It’s official: Christophe Claret is now a bona fide brand name. What began as a one-off initiative, i.e. the launch of the Christophe Claret DualTow commemorating the manufacture’s twentieth anniversary, has evolved into a long-term project. Despite the fact that, after setting up Jean Dunand with Thierry Oulevay, the master watchmaker had no such enterprise in mind, as he recently explained: “I became a joint shareholder in Jean Dunand so that I could develop projects that were just too “out there” for our clients, and make the products that really mattered to me. I’ve always refused to launch a Christophe Claret brand for personal reasons, as it would mean spending at least a week every month promoting the Christophe Claret name somewhere in the world. Also, and in all modesty, no one brand could take on all the different products that come with creativity such as ours.” It’s a different story today, with three movements already in the development stage under the aegis of the new brand, which has its activities mapped out for the next four years.
The name game
Christophe Claret is one of numerous watchmakers to have become their own brand name these past few years, banking on their signature and the reputation that goes with it to launch their new enterprise. All of which makes perfect sense, given that these professionals usually already have exceptional timepieces, made for third parties, under their belt or years of experience in restoration, if not both. An entire generation of watchmakers’ brands has emerged since the 1990s, including Alain Silberstein, Andreas Strehler, Antoine Preziuso, Beat Haldimann, François-Paul Journe, Greubel Forsey, Kari Voutilainen, Paul Gerber, Parmigiani, Philippe Dufour, Richard Mille, Thomas Prescher and Vianney Halter. Several of them earned their stripes at the Académie Horlogère des Créateurs Indépendants.
Where they have led, others have followed. Alongside Christophe Claret, more new signatures have appeared such as Peter Speake-Marin, who unveiled his Marin 1 at this year’s Baselworld, Lionel Ladoire, Maximilian Büsser & Friends, Michael Bittel and Romain Gauthier. This should come as no surprise, given the fascination exerted by centuries-old firms – Audemars Piguet, Breguet, Chopard, Jaeger-LeCoultre, Lange & Söhne, Patek Philippe and Vacheron Constantin to name but some – whose timepieces instantly conjure up watchmaking’s geniuses of the past.
These legends are now joined by watchmaking’s new stars, past masters in the science of complications, intricate movements, and the quality of finish that gives pride of place to such crafts as enamelling and engraving. Coming as a logical consequence of this are initiatives such as Maîtres du Temps, which makes a conscious effort to promote the watchmakers who produce its timepieces… watchmakers of the likes of Christophe Claret, Roger Dubuis, Peter Speake-Marin and Daniel Roth, none of whom need any further introduction. They collaborated on Maîtres du Temps’ Chapter One and Chapter Two timepieces. “Doing good business comes down to a simple equation,” comments Steven Holzman, founder of Maîtres du Temps. “You need a good product and a good story. You can’t have one without the other. We had the skills to create very good products. We just needed to tell a good story…” One of the manifestations of this story is a short film by independent British directors which spotlights the watchmakers in a highly cinematographic way.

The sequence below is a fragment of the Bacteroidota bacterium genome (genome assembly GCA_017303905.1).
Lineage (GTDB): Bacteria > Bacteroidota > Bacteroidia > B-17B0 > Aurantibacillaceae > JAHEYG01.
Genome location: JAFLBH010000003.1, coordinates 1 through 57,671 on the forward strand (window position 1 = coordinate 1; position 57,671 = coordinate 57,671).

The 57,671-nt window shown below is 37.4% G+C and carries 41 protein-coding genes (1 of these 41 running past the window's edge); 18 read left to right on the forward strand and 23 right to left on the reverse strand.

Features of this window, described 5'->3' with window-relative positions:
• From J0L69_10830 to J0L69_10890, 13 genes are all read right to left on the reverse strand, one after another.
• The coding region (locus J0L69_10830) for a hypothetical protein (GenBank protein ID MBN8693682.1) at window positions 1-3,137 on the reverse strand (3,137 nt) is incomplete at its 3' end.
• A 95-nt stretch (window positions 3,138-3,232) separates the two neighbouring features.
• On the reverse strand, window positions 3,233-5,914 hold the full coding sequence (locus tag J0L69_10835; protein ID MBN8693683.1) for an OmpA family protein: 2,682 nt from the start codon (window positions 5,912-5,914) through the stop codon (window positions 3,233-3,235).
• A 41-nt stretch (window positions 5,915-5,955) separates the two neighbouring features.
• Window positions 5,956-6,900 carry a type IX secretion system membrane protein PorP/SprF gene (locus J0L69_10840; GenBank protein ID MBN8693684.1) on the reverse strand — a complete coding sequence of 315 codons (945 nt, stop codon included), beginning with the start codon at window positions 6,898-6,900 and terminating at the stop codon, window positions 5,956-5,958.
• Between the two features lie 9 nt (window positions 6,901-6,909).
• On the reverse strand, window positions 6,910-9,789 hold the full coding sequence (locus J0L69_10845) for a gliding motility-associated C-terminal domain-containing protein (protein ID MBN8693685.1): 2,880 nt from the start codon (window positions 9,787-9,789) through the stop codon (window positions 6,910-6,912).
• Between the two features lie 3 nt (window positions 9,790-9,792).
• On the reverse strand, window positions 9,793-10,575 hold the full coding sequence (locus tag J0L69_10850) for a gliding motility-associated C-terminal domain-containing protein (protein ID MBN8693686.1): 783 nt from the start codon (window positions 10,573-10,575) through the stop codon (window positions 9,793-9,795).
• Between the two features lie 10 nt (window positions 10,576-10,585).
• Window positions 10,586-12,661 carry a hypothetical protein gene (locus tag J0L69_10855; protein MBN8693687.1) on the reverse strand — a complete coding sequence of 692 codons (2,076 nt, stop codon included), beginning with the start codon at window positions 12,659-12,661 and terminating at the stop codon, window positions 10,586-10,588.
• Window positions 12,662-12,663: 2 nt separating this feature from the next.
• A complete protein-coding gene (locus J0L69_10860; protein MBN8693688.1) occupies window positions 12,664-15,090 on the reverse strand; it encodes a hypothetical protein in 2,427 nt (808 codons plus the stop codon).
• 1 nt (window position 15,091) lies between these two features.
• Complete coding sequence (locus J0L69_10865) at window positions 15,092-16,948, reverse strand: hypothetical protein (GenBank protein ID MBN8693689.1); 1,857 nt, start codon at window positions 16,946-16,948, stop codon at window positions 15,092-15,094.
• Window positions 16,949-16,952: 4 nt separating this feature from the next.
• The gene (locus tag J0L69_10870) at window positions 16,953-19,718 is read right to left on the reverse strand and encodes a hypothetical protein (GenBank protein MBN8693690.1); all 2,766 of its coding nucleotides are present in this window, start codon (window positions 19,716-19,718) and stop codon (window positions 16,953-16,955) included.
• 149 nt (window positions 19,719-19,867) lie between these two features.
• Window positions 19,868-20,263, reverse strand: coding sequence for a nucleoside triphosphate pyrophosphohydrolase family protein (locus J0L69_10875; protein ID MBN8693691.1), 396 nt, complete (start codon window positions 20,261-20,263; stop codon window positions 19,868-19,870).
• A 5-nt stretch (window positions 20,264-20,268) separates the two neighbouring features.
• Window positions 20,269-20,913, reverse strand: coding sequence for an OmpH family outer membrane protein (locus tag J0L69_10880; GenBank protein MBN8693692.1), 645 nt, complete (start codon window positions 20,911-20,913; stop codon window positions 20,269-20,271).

First to blaze this trail was Maximilian Büsser, when he called on the sector’s leading talent to develop Harry Winston’s Opus range. It pays tribute to the unsung heroes, to the watchmakers who are traditionally passed over in silence by the brands who put their name to the timepieces they commission. Büsser’s new set-up, MB&F, continues in this vein: every person to contribute to its Horological Machines is credited each time. “I just come up with the ideas, I could never put them into practice by myself. We’ve created a virtuous circle: the craftsmen I work with allow me to turn my dreams into reality and I give them their first platform from which they can communicate.”
The Confrérie Horlogère, founded by Mathias Buttet at the time of BNB and since renamed Confrérie Horlogère Hublot, shares the same philosophy. Its goal was to give young watchmakers a chance to launch their own brand, with the company’s help. At Hublot, it is a “highly specialised division producing watch complications” which recently unveiled Liberty, a revisited pocket watch in the shape of a bullet and which houses a tourbillon. In a sector that cultivates close ties with its customers, the tradition of associating timepieces with their creators is as alive today as ever.